Why Blood Pressure Matters
If nearly 60 million Americans came down with a deadly fever, it would be the plague of the century. That’s a quarter of the adult population. We’d immediately mobilize every medical resource to bring the problem under control.
But what if a quarter of our population were walking around with a problem just as deadly… but it didn’t have any outward signs?
That’s a situation you don’t have to imagine, because it’s happening today. 59.4 million Americans – 1 of every 4 adults – have high blood pressure. And as you’ll see in a moment, that’s a problem of the highest order.
But first, let’s look at what high blood pressure is. And later, I’ll show you some simple steps you can take to promote healthy blood pressure levels.
Think of your blood vessels as a series of hoses strung together. When your heart pumps, it forces blood to move through your “hoses” – just the way turning on the tap forces water through a garden hose.
Some of that force pushes “outwards” on your blood vessels when your heart pumps. That’s your blood pressure.
Your blood pressure consists of two numbers. That’s because we measure blood pressure twice – when you’re heart’s working hardest and between beats. These numbers are called systolic (working) and diastolic (between beats). That’s why you often see blood pressure
expressed as “120/80.”
120/80 is considered normal blood pressure. If your blood pressure is 140/90 or above, it’s considered high.
That’s really pretty simple, isn’t it?
Lots of things can raise your blood pressure… smoking, being overweight, a diet high in unhealthy fats, too little exercise, and even some medications. And when your blood pressure stays up over time, it can cause real problems.
- Your heart can enlarge or weaken… leaving it unable to circulate blood effectively. This robs your body of the oxygen and nutrients it needs to function.
- Blood vessels may weaken and balloon outward. The balloons can burst suddenly, causing blood to flow into organs and tissues. When this happens in the brain, you may lose control of some body functions… even permanently.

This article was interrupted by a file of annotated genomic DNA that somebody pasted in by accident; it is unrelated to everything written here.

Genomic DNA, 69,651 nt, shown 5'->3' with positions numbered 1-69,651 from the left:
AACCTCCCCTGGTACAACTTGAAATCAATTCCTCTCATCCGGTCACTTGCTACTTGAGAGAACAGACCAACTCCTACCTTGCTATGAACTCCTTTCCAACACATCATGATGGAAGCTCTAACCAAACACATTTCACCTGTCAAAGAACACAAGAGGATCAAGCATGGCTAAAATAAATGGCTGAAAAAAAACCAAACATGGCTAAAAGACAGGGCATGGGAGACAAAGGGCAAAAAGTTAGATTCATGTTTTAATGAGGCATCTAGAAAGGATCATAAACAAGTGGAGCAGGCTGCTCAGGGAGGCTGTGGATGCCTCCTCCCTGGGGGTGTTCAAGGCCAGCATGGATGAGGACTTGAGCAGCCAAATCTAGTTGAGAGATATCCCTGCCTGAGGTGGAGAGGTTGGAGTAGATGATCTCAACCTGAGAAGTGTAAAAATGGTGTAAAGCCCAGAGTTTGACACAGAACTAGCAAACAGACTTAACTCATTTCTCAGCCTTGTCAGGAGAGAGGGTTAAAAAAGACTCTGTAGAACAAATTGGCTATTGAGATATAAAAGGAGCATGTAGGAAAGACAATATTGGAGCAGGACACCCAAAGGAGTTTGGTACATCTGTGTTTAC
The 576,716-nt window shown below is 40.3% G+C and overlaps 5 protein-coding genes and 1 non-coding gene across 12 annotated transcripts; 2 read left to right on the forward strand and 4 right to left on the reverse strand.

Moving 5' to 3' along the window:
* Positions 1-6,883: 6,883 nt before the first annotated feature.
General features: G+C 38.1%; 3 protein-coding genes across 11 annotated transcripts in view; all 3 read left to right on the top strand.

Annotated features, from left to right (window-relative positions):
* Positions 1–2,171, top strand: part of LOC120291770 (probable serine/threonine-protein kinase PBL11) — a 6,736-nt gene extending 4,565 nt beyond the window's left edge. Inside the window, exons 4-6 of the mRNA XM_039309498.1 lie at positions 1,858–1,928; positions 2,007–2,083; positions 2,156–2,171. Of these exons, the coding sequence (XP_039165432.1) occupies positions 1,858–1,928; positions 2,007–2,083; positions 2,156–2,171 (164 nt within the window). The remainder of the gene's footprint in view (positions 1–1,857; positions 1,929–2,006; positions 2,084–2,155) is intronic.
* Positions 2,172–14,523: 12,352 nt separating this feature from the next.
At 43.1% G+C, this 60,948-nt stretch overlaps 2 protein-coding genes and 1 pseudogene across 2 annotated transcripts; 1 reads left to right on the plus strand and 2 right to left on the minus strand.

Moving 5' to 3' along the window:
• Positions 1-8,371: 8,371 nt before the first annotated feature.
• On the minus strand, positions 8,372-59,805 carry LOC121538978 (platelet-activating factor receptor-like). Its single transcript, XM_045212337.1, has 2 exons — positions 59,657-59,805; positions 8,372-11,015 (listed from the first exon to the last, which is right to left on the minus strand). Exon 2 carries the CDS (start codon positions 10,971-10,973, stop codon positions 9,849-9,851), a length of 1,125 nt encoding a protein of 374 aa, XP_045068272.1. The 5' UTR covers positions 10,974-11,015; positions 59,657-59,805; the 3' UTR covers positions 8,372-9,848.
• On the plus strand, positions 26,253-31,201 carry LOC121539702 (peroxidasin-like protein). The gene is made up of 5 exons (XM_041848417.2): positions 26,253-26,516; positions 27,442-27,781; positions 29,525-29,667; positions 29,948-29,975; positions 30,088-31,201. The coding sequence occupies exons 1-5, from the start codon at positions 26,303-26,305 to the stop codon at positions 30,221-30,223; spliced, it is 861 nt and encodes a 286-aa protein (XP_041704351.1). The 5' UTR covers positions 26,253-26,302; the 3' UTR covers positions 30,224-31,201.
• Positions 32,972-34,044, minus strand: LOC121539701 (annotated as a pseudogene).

- Arteries going to the kidneys – which filter impurities from your blood – may narrow. Eventually your kidneys may stop working altogether.
- Blood vessels in your eyes may leak or burst, even leading to blindness.
It can take years for the damage to reach this point. But unless you’re checking your blood pressure regularly, you may never see it coming. Until it’s too late.
But why take chances? Especially when many people can support healthy blood pressure naturally, with just a few simple steps.
The number one way to get a handle on high blood pressure is to maintain a healthy weight. According to a government survey, only 15% of the people with high blood pressure are at a healthy weight.1
Exercise is another big factor. The same survey found people who exercised at least 3 times per week were 36% less likely to have high blood pressure. And avoiding stress cut risk by 15%.
Anyone with high blood pressure should talk to their doctor. But several herbs and other nutrients can be helpful in promoting healthy blood pressure levels.
- A major review of studies from 1955 – 2007 found clear evidence that garlic is effective.2
- Alpha-lipoic acid promotes heart health in general… including by supporting healthy blood pressure levels.3
- Low levels of vitamin C and the mineral selenium have been linked to high blood pressure.4
If you haven’t checked your blood pressure recently, do so. Healthy adults should check their blood pressure at least once a year. More often if it’s at all above normal. With a few simple adjustments, you could very well maintain healthy levels for the rest of your life.
If your blood pressure is already high, take action now. It could save you years of grief down the road.
Yours in continued good health,
Best Life Herbals Wellness Team
1 Carroll, W, “Hypertension in America: Estimates for the U.S. Civilian Noninstitutionalized Population, Age18 and Older, 2008,” Agency for Healthcare Research and Quality. March 2011: 1-2.
2 Ried, K., et al, “Effect of garlic on blood pressure: a systematic review and meta-analysis,” BMC Cardiovasc Disord. Jun 16, 2008; 8: 13.
3 Ghibu, S., et al, “Antioxidant properties of an endogenous thiol: Alpha-lipoic acid, useful in the prevention of cardiovascular diseases,” J Cardiovasc Pharmacol. Nov 2009; 54(5): 391-398.
4 Salonen, J.T., et al, “Blood pressure, dietary fats, and antioxidants,” American Journal of Clinical Nutrition. 1988; 48: 1226-1232.